Am I correct in that?

    Joseph C. Carter, Jr.:

    Yes Mr. Justice Goldberg that is generally correct.

    May I say however that this particular section to which I referred at the outset was adapted as a consequence to the ratification of the Twenty-fourth Amendment and it simply says that as a qualification of voting not registration there, I thought Mr. Justice Douglas’ question was directed in registration action but as a condition of voting when he comes to the poll he must have proved his continuing residence by means of payment of the poll tax that’s one alternative for filing a certificate or register – continuing residence which is the second alternative.

    And I might point out that in the statute itself it is specified that these proofs are required only in years subsequent to registration because when you go in to register you must file and under oath a statement of these various thing for applications.

    Now, obviously to prevent fraudulent voting and irregularities at the polls there had to be some practical means of checking this permanent registration list.

    Arthur J. Goldberg:

    Mr. Carter, how does – just as a man of curiosity, how does paying under the poll tax prove permanent residence when it has to be made six months before you vote (Voice Overlap) residence at the time of voting?

    Joseph C. Carter, Jr.:

    Mr. Justice Goldberg, in our constitution it is provided that a person may vote at a primary election which by that same constitution has held six months prior to the general election if he is qualified at the time of the general election.

    So, as a consequence the practical machinery for approving qualifications is set six months in advance of the general election.

    And I will get to that particular point in more detail because it has been raised by the Government in the amicus brief and I think it is important to the Government’s position.

    Now, prior to the ratification of the Twenty-fourth Amendment when you went to the polling place to vote in Virginia and you saw three officials behind the table, first official had the registration list, he give you names and he checks you off of that list.

    The second official had a list of persons who had paid the poll tax, you check off of that list.

    The third official has the ballot and gives it to you and records your name as voting in that particular election.

    Potter Stewart:

    But only if your names appeared on both of the first two lists.

    Joseph C. Carter, Jr.:

    Both of the preceding lists.

    Now, had this particular statute gone into effect, Section 24—17.2 that second official to whom I refer would’ve had two lists in front of him.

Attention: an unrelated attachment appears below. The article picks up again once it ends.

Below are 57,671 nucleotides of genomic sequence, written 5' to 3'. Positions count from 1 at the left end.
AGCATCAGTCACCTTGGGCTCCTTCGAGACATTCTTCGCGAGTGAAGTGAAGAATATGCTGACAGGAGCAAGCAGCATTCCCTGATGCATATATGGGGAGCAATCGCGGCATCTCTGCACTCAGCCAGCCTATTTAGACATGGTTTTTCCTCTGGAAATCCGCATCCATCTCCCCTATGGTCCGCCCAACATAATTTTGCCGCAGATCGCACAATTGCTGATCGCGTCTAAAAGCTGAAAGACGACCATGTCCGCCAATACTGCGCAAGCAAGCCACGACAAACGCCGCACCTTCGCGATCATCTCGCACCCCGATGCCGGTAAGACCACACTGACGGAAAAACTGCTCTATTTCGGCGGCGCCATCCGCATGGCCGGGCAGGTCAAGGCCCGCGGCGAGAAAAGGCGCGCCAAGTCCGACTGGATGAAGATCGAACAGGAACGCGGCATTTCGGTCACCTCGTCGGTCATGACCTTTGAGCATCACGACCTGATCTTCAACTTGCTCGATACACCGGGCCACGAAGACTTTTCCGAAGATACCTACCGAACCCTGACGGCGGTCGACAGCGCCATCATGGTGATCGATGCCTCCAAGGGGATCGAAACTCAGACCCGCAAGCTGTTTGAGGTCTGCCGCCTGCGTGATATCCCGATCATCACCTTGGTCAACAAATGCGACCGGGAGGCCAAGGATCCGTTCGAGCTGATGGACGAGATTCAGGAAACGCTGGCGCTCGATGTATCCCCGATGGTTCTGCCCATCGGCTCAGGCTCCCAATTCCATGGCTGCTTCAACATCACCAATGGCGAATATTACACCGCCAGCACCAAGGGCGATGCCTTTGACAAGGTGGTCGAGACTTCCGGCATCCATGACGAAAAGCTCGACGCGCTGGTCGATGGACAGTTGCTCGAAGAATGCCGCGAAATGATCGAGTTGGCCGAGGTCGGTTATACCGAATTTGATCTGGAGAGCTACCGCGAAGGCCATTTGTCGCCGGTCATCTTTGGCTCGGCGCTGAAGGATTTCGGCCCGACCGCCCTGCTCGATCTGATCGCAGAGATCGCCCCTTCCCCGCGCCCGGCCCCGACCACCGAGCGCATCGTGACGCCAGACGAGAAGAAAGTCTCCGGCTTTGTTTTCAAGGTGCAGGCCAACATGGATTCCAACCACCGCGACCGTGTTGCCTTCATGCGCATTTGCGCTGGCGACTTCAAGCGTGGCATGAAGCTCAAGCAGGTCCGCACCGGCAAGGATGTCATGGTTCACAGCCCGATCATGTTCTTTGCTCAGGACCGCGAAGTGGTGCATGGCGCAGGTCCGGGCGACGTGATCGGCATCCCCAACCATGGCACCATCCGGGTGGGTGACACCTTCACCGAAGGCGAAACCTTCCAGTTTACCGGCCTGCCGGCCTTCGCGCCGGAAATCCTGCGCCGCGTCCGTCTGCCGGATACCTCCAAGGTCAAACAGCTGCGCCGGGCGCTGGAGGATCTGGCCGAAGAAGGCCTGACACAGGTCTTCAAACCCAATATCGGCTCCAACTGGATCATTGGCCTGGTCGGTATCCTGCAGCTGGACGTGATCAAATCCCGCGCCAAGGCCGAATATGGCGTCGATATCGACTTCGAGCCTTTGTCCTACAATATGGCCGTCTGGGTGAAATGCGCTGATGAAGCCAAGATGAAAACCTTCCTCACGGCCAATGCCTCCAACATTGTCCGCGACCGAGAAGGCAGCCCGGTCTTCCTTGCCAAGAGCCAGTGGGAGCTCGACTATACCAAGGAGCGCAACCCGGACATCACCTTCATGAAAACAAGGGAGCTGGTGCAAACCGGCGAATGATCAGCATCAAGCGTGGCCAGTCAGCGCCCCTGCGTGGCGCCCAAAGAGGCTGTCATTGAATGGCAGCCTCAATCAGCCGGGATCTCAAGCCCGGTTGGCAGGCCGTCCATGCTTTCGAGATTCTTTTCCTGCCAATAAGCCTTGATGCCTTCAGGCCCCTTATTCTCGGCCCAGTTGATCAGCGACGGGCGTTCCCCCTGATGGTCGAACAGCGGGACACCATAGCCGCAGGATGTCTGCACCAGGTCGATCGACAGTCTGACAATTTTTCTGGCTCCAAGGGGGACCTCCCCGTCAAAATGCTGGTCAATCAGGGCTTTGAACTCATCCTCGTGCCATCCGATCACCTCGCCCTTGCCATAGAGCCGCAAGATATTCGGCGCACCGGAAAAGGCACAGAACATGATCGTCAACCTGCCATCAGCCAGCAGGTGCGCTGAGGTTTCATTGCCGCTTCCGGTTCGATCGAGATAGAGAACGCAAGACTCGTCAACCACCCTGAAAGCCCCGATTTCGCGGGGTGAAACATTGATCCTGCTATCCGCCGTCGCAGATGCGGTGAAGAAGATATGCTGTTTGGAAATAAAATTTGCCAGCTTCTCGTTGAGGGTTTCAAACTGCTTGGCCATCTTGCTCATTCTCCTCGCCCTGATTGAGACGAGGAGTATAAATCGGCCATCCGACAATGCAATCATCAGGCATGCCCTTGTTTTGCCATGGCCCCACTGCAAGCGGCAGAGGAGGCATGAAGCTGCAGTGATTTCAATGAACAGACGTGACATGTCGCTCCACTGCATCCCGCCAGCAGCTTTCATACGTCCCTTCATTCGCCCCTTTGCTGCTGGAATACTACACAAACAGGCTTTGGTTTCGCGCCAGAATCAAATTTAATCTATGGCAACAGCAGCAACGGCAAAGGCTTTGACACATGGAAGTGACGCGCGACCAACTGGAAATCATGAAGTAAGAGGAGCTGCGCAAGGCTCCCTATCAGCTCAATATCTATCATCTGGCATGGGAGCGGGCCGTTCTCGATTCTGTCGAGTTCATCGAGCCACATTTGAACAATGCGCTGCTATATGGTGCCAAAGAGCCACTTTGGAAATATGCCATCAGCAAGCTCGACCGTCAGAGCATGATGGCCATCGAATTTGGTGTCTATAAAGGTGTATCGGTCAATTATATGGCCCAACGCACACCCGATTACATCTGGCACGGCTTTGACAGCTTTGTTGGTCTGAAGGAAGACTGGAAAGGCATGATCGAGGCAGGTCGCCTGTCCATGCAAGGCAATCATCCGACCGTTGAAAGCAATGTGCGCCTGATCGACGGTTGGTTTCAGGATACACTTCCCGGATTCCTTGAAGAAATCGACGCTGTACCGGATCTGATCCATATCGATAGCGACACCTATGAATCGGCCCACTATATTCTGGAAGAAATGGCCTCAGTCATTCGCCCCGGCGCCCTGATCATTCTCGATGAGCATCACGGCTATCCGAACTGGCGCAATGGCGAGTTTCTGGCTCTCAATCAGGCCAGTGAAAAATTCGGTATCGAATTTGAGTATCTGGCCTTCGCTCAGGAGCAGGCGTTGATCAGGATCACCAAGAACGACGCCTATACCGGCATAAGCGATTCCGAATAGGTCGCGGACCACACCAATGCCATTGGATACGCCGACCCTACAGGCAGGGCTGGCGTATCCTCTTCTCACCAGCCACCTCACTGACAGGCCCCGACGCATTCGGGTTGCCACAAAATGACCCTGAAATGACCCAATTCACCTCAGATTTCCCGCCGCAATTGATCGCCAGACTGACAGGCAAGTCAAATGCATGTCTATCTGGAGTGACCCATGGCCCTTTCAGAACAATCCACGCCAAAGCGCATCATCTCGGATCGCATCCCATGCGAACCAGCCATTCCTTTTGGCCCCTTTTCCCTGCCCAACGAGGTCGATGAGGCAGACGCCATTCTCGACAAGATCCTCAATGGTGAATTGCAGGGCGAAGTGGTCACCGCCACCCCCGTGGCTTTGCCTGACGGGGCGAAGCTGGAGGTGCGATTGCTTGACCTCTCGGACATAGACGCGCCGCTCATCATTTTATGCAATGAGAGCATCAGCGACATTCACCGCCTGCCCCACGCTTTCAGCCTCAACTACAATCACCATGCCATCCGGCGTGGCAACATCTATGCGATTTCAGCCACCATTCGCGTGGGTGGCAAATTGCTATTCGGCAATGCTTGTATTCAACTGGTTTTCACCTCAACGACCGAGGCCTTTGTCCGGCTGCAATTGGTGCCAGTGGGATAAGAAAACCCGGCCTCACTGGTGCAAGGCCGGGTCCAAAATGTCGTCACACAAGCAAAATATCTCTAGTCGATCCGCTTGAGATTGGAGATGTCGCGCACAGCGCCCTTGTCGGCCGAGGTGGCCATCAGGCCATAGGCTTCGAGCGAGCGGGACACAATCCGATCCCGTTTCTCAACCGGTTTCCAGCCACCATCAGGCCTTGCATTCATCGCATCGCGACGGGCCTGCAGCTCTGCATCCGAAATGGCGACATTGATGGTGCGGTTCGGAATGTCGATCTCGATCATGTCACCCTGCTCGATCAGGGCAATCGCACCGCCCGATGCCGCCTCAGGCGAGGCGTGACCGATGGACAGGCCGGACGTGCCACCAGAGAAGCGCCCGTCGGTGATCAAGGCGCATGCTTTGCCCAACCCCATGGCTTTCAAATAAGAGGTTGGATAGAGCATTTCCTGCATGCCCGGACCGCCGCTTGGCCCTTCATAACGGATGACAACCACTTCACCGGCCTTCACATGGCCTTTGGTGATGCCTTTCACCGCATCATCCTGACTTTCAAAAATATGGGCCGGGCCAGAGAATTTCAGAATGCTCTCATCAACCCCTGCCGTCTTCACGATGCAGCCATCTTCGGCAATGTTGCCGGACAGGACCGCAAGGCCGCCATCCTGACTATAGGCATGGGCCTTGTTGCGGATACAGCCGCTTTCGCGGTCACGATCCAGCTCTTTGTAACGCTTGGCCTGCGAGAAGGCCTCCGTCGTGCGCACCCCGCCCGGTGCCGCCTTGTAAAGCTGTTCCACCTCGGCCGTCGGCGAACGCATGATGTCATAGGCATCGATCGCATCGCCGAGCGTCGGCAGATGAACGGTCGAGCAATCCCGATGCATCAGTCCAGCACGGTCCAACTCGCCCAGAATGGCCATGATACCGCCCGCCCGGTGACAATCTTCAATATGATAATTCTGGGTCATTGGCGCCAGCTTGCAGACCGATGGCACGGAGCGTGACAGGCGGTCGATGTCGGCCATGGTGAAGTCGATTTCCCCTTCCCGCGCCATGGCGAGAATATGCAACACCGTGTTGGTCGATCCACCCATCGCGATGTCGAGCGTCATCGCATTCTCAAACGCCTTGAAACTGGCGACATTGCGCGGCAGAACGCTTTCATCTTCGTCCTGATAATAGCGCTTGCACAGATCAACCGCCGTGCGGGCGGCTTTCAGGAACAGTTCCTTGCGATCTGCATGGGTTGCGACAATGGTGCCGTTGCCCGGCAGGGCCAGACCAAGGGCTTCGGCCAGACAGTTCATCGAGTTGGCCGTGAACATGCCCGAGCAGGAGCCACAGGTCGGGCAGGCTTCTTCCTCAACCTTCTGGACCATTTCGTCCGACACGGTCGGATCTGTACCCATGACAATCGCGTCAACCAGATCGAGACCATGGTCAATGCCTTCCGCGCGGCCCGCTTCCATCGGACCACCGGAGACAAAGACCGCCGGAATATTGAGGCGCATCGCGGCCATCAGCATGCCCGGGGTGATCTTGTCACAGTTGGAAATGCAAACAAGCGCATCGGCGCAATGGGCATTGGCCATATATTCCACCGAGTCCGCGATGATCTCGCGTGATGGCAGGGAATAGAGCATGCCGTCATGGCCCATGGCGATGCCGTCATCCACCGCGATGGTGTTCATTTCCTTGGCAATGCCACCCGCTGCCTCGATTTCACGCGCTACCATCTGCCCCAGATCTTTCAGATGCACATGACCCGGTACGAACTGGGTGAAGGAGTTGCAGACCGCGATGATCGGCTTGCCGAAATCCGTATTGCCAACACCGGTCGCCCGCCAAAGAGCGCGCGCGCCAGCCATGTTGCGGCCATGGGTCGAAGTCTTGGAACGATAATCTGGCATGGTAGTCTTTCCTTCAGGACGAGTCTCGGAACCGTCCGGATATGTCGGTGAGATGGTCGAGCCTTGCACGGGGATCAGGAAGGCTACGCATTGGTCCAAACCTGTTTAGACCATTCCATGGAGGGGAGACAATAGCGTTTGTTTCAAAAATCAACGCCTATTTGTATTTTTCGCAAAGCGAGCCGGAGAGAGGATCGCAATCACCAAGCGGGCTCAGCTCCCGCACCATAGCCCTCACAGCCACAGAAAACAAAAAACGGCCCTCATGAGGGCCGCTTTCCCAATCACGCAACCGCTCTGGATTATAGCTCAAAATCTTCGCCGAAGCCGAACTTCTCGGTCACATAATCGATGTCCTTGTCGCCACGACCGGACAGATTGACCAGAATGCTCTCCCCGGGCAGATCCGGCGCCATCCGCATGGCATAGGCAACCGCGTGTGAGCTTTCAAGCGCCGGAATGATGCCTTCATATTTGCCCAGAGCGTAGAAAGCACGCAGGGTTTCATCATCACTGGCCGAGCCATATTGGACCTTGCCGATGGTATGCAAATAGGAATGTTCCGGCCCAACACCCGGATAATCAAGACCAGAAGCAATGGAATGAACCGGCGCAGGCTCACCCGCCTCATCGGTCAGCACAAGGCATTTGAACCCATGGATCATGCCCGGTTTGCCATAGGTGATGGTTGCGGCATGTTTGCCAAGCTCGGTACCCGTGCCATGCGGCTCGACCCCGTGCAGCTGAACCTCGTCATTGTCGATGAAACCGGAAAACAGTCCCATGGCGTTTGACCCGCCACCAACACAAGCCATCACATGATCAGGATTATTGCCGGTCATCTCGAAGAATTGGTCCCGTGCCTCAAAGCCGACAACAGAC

One would have been the list of persons who have paid the poll tax, the other persons who have filed a certificate of continuing residence and if your name appeared on either of those then you would be given the ballot and allowed to vote.

    When ratification of the Twenty-fourth Amendment appeared to be imminent, it was obvious that extensive changes in the election of machinery in the procedural aspect of elections in Virginia had to be made.

    The reason for that was clear.

    You have the provisions of the constitution of Virginia pressing you on one side, the Twenty-fourth Amendment, pressing you on the other and it was pointing obvious that something had to be done and done quickly prior to the elections in 1964.

    The Governor of Virginia accordingly convened an extra session of the Virginia General Assembly at the end of November in 1963 and made to it an address containing certain recommendations for changes in Virginia’s election laws.

    In summary, his mess — his message contained the following recommendations.

    Number one, the numerous and complicated provisions of the constitution of Virginia relating to elections and voting and the poll tax requirements that had formally been in effect in all elections should not and indeed could not be rewritten and submitted to the people in time for use in the 1964 election.

    And Number two, he recommended that statute should be enacted to render inoperative in federal election under the authority of the Twenty-fourth Amendment the payment of poll tax as a qualification for voting and as a qualification for registration as well.

    He finally went on to recommend however that the General Assembly should leave in effect all the qualifications for registration and voting in the Virginia constitution including the payment of the poll tax so that the poll tax remains in effect in state elections as it is permitted to do by the Twenty-fourth Amendment.

    The General Assembly followed these recommendations.

    Arthur J. Goldberg:


    Joseph C. Carter, Jr.:

    It is clear from the language and the legislative history of that amendment that it was directed — pinpointed indeed at federal elections only.

    Arthur J. Goldberg:

    Yes it is, it’s the dealing (Inaudible) federal election?

    Joseph C. Carter, Jr.:

    Yes sir.

    Arthur J. Goldberg:

    But it’s not clear to be (Inaudible).

    Joseph C. Carter, Jr.:

    I didn’t mean to imply that Mr. Justice Goldberg nor that I mean to imply anything about the policy recommendations of the governor.

    I only meant to say that it was permitted to remain in effect in state elections.

    Now, the General Assembly enacted two special enactments at that session to which I refer.

    The first one applied only to the elections of 1964 and thus is now moot.

    The second enactment contains Section 24—17.2 which I have been discussing prior to this time.

    Earl Warren:

    We’ll recess now.